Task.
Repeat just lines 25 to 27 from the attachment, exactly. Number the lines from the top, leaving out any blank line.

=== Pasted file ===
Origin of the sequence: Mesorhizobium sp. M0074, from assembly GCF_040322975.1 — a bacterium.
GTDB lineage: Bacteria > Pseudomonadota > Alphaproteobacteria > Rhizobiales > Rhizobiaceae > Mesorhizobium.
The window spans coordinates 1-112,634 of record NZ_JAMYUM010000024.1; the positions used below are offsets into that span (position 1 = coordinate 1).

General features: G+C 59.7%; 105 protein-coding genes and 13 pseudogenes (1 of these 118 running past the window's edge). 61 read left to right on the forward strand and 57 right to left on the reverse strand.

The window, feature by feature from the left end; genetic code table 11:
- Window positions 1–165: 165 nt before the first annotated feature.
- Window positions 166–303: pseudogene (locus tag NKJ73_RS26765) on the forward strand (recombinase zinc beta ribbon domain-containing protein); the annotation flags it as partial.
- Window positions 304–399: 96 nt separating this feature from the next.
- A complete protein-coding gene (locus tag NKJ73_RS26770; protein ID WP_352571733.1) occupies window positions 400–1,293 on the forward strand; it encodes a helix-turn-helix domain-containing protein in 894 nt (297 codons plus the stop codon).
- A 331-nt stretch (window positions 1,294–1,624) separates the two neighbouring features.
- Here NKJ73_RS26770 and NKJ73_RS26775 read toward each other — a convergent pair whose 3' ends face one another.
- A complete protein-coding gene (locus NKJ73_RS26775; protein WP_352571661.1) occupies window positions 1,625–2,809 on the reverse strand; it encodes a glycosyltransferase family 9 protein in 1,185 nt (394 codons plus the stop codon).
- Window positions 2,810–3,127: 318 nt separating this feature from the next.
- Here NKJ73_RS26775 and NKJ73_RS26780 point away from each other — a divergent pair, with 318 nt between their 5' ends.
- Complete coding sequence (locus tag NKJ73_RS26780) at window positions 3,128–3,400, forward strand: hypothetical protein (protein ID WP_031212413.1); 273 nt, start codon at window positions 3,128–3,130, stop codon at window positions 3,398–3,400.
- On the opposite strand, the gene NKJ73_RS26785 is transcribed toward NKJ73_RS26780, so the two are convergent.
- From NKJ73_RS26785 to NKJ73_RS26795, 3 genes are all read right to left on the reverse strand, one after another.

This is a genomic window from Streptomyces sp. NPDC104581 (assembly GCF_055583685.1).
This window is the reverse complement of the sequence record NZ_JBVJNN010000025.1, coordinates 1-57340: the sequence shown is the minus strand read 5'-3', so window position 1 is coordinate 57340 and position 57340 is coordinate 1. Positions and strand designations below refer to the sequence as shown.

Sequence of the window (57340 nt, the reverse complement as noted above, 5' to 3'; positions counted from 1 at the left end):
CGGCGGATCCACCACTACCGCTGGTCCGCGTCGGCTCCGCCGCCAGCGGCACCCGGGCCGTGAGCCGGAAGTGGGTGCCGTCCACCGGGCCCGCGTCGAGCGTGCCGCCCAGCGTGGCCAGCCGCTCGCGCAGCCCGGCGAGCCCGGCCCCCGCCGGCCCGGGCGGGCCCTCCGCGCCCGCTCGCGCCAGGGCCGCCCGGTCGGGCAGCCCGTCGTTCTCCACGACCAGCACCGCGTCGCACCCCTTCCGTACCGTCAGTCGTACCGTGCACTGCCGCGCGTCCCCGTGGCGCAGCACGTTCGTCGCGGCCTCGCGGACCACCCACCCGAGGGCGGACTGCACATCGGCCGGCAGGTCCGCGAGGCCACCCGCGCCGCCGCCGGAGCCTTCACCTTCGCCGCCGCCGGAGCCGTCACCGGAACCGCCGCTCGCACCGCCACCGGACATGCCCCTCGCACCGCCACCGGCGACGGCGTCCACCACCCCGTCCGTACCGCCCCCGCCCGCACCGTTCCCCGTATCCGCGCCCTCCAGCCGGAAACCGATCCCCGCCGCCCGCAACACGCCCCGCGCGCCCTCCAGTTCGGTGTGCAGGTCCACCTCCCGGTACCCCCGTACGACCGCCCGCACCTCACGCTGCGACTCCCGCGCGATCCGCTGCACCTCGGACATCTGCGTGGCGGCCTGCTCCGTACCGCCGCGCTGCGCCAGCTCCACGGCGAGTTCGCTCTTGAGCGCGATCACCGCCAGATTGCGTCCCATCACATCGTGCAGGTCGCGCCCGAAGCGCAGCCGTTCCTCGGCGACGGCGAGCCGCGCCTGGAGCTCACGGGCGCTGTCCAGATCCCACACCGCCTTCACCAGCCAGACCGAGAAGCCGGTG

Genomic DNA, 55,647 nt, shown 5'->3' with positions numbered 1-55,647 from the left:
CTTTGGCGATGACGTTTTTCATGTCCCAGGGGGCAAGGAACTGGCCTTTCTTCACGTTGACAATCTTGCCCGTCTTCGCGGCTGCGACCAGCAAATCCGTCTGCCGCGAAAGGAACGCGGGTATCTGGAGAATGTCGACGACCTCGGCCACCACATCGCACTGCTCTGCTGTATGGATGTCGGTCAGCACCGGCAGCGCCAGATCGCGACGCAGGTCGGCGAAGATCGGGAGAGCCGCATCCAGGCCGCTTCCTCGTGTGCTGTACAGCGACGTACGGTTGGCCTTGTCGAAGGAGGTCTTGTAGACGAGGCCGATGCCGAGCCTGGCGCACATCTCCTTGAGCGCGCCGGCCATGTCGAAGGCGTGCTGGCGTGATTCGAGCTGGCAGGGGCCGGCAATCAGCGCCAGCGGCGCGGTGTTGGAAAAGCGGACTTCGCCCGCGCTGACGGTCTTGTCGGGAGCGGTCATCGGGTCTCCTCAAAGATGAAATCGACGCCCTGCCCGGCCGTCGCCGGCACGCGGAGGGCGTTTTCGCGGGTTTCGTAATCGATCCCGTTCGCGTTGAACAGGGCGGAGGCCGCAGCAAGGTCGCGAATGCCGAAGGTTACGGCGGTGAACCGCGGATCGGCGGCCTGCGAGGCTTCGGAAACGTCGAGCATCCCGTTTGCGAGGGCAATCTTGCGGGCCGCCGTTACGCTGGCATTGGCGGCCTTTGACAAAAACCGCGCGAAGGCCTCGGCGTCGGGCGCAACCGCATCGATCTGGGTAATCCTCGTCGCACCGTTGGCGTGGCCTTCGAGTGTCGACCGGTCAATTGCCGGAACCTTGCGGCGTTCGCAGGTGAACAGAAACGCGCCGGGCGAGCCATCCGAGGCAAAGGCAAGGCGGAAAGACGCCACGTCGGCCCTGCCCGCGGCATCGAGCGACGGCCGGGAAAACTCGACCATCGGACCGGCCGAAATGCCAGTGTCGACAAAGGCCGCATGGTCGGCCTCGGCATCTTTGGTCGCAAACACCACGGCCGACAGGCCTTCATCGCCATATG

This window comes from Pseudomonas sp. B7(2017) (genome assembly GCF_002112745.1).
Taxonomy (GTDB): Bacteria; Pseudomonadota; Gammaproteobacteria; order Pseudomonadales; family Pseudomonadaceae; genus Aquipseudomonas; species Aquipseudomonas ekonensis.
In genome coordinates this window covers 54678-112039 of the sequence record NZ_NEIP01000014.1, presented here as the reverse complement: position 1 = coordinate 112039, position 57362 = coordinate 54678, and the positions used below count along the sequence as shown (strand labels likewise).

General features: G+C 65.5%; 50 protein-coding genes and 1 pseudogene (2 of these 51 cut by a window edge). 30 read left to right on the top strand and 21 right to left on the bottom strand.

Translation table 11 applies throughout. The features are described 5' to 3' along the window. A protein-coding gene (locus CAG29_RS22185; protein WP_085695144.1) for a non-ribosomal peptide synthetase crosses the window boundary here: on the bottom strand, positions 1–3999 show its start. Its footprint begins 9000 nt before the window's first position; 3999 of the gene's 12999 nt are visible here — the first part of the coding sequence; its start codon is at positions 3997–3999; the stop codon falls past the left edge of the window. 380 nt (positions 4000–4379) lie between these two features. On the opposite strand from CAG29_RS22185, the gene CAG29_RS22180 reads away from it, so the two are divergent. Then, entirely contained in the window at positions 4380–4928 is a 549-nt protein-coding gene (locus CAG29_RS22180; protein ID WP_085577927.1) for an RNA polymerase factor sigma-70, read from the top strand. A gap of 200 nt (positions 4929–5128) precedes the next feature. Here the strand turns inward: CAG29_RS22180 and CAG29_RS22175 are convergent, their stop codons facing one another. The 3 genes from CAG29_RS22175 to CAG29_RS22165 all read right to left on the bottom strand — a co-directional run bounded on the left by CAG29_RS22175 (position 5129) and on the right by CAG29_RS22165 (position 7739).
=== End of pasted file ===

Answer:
Taxonomy (GTDB): Bacteria; Pseudomonadota; Gammaproteobacteria; order Pseudomonadales; family Pseudomonadaceae; genus Aquipseudomonas; species Aquipseudomonas ekonensis.
In genome coordinates this window covers 54678-112039 of the sequence record NZ_NEIP01000014.1, presented here as the reverse complement: position 1 = coordinate 112039, position 57362 = coordinate 54678, and the positions used below count along the sequence as shown (strand labels likewise).

General features: G+C 65.5%; 50 protein-coding genes and 1 pseudogene (2 of these 51 cut by a window edge). 30 read left to right on the top strand and 21 right to left on the bottom strand.